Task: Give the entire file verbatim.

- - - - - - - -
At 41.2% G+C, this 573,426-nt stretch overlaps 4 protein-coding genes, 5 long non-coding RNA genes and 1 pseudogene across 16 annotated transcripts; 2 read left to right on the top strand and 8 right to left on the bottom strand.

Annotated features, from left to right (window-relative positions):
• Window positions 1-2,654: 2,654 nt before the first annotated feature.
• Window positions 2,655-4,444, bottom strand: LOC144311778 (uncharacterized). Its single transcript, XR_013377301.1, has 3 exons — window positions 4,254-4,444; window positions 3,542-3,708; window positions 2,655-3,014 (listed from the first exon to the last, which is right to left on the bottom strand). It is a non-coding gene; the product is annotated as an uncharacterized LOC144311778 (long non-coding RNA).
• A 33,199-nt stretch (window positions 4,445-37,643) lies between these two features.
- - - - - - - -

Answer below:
At 41.2% G+C, this 573,426-nt stretch overlaps 4 protein-coding genes, 5 long non-coding RNA genes and 1 pseudogene across 16 annotated transcripts; 2 read left to right on the top strand and 8 right to left on the bottom strand.

Annotated features, from left to right (window-relative positions):
• Window positions 1-2,654: 2,654 nt before the first annotated feature.
• Window positions 2,655-4,444, bottom strand: LOC144311778 (uncharacterized). Its single transcript, XR_013377301.1, has 3 exons — window positions 4,254-4,444; window positions 3,542-3,708; window positions 2,655-3,014 (listed from the first exon to the last, which is right to left on the bottom strand). It is a non-coding gene; the product is annotated as an uncharacterized LOC144311778 (long non-coding RNA).
• A 33,199-nt stretch (window positions 4,445-37,643) lies between these two features.